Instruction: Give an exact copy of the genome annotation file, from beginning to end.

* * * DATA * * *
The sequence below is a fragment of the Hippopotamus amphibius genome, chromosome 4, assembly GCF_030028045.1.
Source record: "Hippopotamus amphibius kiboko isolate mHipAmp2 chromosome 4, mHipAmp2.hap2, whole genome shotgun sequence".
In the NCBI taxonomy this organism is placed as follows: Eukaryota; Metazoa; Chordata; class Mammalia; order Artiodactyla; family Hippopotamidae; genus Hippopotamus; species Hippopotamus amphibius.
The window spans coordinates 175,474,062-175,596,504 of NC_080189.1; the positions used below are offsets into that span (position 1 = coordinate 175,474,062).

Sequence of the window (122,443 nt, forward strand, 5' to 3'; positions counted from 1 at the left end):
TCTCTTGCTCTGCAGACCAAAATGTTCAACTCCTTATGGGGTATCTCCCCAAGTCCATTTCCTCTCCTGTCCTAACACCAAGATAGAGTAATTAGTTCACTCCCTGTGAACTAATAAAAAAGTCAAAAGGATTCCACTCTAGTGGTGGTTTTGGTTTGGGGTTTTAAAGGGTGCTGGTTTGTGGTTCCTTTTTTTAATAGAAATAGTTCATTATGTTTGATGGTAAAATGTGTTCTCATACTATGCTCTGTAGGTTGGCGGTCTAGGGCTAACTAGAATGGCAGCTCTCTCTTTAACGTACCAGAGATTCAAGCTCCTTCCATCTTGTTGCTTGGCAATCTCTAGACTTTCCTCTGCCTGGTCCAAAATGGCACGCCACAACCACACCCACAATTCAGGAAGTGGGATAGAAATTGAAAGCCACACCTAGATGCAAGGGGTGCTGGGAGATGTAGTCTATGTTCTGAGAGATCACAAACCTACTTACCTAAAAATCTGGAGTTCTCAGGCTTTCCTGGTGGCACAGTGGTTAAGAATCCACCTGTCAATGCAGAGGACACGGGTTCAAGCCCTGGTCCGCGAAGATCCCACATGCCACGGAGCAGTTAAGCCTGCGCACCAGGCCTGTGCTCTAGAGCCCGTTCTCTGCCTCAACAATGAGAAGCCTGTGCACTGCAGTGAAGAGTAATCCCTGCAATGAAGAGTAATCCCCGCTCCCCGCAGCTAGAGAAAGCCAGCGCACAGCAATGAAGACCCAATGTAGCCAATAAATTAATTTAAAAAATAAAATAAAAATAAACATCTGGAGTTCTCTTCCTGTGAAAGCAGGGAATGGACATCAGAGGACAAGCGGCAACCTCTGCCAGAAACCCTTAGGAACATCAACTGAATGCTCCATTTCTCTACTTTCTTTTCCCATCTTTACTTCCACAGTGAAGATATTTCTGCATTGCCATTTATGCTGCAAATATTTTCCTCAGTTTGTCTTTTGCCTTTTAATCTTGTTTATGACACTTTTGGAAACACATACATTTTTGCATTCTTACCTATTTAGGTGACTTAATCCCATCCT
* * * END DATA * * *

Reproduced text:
The sequence below is a fragment of the Hippopotamus amphibius genome, chromosome 4, assembly GCF_030028045.1.
Source record: "Hippopotamus amphibius kiboko isolate mHipAmp2 chromosome 4, mHipAmp2.hap2, whole genome shotgun sequence".
In the NCBI taxonomy this organism is placed as follows: Eukaryota; Metazoa; Chordata; class Mammalia; order Artiodactyla; family Hippopotamidae; genus Hippopotamus; species Hippopotamus amphibius.
The window spans coordinates 175,474,062-175,596,504 of NC_080189.1; the positions used below are offsets into that span (position 1 = coordinate 175,474,062).

Sequence of the window (122,443 nt, forward strand, 5' to 3'; positions counted from 1 at the left end):
TCTCTTGCTCTGCAGACCAAAATGTTCAACTCCTTATGGGGTATCTCCCCAAGTCCATTTCCTCTCCTGTCCTAACACCAAGATAGAGTAATTAGTTCACTCCCTGTGAACTAATAAAAAAGTCAAAAGGATTCCACTCTAGTGGTGGTTTTGGTTTGGGGTTTTAAAGGGTGCTGGTTTGTGGTTCCTTTTTTTAATAGAAATAGTTCATTATGTTTGATGGTAAAATGTGTTCTCATACTATGCTCTGTAGGTTGGCGGTCTAGGGCTAACTAGAATGGCAGCTCTCTCTTTAACGTACCAGAGATTCAAGCTCCTTCCATCTTGTTGCTTGGCAATCTCTAGACTTTCCTCTGCCTGGTCCAAAATGGCACGCCACAACCACACCCACAATTCAGGAAGTGGGATAGAAATTGAAAGCCACACCTAGATGCAAGGGGTGCTGGGAGATGTAGTCTATGTTCTGAGAGATCACAAACCTACTTACCTAAAAATCTGGAGTTCTCAGGCTTTCCTGGTGGCACAGTGGTTAAGAATCCACCTGTCAATGCAGAGGACACGGGTTCAAGCCCTGGTCCGCGAAGATCCCACATGCCACGGAGCAGTTAAGCCTGCGCACCAGGCCTGTGCTCTAGAGCCCGTTCTCTGCCTCAACAATGAGAAGCCTGTGCACTGCAGTGAAGAGTAATCCCTGCAATGAAGAGTAATCCCCGCTCCCCGCAGCTAGAGAAAGCCAGCGCACAGCAATGAAGACCCAATGTAGCCAATAAATTAATTTAAAAAATAAAATAAAAATAAACATCTGGAGTTCTCTTCCTGTGAAAGCAGGGAATGGACATCAGAGGACAAGCGGCAACCTCTGCCAGAAACCCTTAGGAACATCAACTGAATGCTCCATTTCTCTACTTTCTTTTCCCATCTTTACTTCCACAGTGAAGATATTTCTGCATTGCCATTTATGCTGCAAATATTTTCCTCAGTTTGTCTTTTGCCTTTTAATCTTGTTTATGACACTTTTGGAAACACATACATTTTTGCATTCTTACCTATTTAGGTGACTTAATCCCATCCT